Dave Elliott: The Policy Exchange claims that ‘The diffuse and intermittent nature of solar and wind means that we cannot rely on them for 100% of our energy needs – for example, January typically sees at least one week where virtually no electricity is produced by either wind or solar compared with what is needed. Buying in electricity through interconnectors from other Western European nations will be increasingly difficult as our neighbours also turn to wind and solar and so have less capacity to export, while the battery storage capability to back up renewables could cost up to £1 trillion. We need a reliable and affordable low carbon form of energy – small modular reactors have the potential to be that technology.’ This is all going over old ground. There have been many global and national studies suggesting that it is possible to reach near 100% of electricity by 2050 and some saying 100% of all energy is possible by then, without significant land-use conflicts. The most notable of the latter is the 139 country study by a team from Stanford University led by Prof Mark Jacobson. Certainly, while short-term flexible balancing is being achieved and batteries can help with that, long-term storage to deal with the occasional long-term lulls in renewables is only now taking off seriously. Though storage of surplus output from wind and PV, converted to storable hydrogen, and then maybe methane, looks like a winner. However, it will take time to deploy widely. But then, so would the new nuclear options, and, given varying demand, they too will at times have surpluses to deal with, so to some extent it’s really just a matter of which supply option you like. The supply variations would be different with renewables, with short-term variations being the most obvious, but smart grid demand management could help deal with these, and reduce demand peaks. The longer-term lulls are also mostly unique to renewables, although nuclear plants can also go off line suddenly. Given proper balancing and top ups from supergrid imports/exports, it’s not clear (see below) if a system based on renewables would be any less robust or costly than one based on nuclear.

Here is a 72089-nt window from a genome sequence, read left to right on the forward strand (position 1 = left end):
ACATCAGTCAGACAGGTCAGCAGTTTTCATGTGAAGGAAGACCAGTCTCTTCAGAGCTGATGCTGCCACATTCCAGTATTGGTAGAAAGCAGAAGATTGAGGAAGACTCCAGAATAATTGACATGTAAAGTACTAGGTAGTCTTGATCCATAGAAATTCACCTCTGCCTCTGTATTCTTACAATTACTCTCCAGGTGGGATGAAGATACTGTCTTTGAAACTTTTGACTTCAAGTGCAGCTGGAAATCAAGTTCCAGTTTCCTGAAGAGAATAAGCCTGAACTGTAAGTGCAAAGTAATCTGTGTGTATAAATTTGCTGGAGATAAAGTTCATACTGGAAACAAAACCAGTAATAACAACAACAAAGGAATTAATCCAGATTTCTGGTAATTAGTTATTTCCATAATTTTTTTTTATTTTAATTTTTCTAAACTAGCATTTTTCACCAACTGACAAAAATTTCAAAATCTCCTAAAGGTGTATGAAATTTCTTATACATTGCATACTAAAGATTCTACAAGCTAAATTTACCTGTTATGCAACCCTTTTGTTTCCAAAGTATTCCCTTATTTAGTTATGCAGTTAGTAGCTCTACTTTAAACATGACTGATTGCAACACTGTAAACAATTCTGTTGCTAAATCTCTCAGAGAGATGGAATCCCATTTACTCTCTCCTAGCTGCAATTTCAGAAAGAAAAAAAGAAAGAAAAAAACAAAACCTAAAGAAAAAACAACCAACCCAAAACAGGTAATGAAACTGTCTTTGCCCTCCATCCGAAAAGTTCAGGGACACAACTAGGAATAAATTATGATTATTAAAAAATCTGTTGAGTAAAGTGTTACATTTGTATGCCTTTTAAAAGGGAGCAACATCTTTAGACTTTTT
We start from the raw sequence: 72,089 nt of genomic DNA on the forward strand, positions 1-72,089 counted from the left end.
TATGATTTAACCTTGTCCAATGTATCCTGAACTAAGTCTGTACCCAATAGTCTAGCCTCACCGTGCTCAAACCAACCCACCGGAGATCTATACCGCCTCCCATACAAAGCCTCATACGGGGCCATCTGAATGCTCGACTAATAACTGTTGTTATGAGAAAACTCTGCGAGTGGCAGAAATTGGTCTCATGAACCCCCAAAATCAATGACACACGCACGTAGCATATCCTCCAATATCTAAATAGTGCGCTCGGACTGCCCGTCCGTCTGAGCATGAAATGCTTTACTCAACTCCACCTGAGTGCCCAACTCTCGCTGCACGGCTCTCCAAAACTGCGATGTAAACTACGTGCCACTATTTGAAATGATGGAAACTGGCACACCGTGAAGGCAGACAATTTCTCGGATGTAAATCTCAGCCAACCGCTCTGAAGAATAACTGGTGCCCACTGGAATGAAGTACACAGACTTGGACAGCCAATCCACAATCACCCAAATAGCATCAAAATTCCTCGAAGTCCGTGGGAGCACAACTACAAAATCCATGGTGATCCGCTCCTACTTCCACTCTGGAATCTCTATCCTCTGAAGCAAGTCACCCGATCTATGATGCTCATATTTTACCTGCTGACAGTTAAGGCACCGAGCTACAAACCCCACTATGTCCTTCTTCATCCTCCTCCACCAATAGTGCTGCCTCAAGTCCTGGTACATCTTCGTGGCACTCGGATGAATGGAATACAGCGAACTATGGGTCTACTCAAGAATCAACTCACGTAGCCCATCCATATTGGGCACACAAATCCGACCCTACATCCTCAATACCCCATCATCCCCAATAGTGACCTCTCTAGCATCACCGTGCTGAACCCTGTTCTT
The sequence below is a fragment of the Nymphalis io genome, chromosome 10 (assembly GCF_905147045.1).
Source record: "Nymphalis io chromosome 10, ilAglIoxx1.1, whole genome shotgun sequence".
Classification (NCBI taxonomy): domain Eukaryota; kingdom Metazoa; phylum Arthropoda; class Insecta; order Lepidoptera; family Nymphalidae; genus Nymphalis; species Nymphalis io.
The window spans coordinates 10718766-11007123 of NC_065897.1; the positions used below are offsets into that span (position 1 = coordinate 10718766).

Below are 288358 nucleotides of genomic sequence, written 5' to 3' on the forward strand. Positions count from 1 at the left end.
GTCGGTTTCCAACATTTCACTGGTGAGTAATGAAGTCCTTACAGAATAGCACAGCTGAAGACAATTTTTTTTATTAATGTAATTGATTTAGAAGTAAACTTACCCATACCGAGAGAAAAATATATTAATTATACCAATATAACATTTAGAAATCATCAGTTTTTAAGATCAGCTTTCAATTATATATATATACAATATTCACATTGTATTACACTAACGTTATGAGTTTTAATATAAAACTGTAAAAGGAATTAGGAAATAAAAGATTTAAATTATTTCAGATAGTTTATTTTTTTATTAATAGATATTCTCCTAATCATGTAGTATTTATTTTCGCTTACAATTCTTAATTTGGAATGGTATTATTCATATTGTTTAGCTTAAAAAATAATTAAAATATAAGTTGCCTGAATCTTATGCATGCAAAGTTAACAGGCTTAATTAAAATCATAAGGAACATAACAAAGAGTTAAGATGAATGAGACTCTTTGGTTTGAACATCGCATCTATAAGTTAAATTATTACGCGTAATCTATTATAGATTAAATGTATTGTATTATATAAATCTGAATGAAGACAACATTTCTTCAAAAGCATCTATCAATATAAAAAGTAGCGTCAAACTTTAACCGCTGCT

Environmental Research Web 10th Feb 2018 read more »
Bringing Britain’s energy system back under public ownership is the best way of tackling climate change, according to Jeremy Corbyn. In his most pro-green speech to date, the Labour leader said his government would sweep away the “centralised system” of energy delivery by private firms in favour of “new sources of energy large and small”. Speaking yesterday at a conference in London on alternative models of ownership, Corbyn said: “The greenest energy is usually the most local but people have been queuing up to connect renewable energy to the national grid. “With the national grid in public hands we can put tackling climate change at the heart of our energy system, committing to renewable generation from tidal to onshore wind.”
Times 11th Feb 2018 read more »